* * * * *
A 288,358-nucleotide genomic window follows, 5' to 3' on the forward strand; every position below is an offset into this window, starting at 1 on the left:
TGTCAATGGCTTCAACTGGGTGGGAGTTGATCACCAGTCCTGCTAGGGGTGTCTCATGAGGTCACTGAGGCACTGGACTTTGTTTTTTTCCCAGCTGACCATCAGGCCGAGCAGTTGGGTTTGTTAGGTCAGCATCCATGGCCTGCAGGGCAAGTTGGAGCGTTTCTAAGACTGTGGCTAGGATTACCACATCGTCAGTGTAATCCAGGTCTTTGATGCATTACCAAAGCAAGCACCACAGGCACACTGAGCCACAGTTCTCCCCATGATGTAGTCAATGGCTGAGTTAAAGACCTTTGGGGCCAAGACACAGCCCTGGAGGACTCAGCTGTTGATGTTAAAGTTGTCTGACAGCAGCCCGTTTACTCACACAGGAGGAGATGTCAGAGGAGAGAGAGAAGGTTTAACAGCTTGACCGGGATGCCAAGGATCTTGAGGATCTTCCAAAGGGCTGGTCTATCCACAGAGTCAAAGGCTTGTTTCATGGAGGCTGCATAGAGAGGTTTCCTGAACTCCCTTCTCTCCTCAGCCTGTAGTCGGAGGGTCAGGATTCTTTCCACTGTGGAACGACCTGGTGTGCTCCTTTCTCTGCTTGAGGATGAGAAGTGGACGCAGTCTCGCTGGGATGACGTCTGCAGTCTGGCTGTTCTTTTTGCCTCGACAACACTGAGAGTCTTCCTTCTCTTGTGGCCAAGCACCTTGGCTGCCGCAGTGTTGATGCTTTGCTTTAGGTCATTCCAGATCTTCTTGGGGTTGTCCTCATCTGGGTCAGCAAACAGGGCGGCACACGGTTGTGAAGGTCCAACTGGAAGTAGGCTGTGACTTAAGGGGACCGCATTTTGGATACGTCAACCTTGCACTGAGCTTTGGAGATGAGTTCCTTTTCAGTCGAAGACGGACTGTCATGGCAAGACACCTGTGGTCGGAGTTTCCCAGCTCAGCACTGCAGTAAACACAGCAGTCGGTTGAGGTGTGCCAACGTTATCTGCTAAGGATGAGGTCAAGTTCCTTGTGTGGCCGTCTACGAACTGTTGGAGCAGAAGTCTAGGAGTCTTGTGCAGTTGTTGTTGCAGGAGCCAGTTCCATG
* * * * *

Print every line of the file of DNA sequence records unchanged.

A 288,358-nucleotide genomic window follows, 5' to 3' on the forward strand; every position below is an offset into this window, starting at 1 on the left:
TGTCAATGGCTTCAACTGGGTGGGAGTTGATCACCAGTCCTGCTAGGGGTGTCTCATGAGGTCACTGAGGCACTGGACTTTGTTTTTTTCCCAGCTGACCATCAGGCCGAGCAGTTGGGTTTGTTAGGTCAGCATCCATGGCCTGCAGGGCAAGTTGGAGCGTTTCTAAGACTGTGGCTAGGATTACCACATCGTCAGTGTAATCCAGGTCTTTGATGCATTACCAAAGCAAGCACCACAGGCACACTGAGCCACAGTTCTCCCCATGATGTAGTCAATGGCTGAGTTAAAGACCTTTGGGGCCAAGACACAGCCCTGGAGGACTCAGCTGTTGATGTTAAAGTTGTCTGACAGCAGCCCGTTTACTCACACAGGAGGAGATGTCAGAGGAGAGAGAGAAGGTTTAACAGCTTGACCGGGATGCCAAGGATCTTGAGGATCTTCCAAAGGGCTGGTCTATCCACAGAGTCAAAGGCTTGTTTCATGGAGGCTGCATAGAGAGGTTTCCTGAACTCCCTTCTCTCCTCAGCCTGTAGTCGGAGGGTCAGGATTCTTTCCACTGTGGAACGACCTGGTGTGCTCCTTTCTCTGCTTGAGGATGAGAAGTGGACGCAGTCTCGCTGGGATGACGTCTGCAGTCTGGCTGTTCTTTTTGCCTCGACAACACTGAGAGTCTTCCTTCTCTTGTGGCCAAGCACCTTGGCTGCCGCAGTGTTGATGCTTTGCTTTAGGTCATTCCAGATCTTCTTGGGGTTGTCCTCATCTGGGTCAGCAAACAGGGCGGCACACGGTTGTGAAGGTCCAACTGGAAGTAGGCTGTGACTTAAGGGGACCGCATTTTGGATACGTCAACCTTGCACTGAGCTTTGGAGATGAGTTCCTTTTCAGTCGAAGACGGACTGTCATGGCAAGACACCTGTGGTCGGAGTTTCCCAGCTCAGCACTGCAGTAAACACAGCAGTCGGTTGAGGTGTGCCAACGTTATCTGCTAAGGATGAGGTCAAGTTCCTTGTGTGGCCGTCTACGAACTGTTGGAGCAGAAGTCTAGGAGTCTTGTGCAGTTGTTGTTGCAGGAGCCAGTTCCATG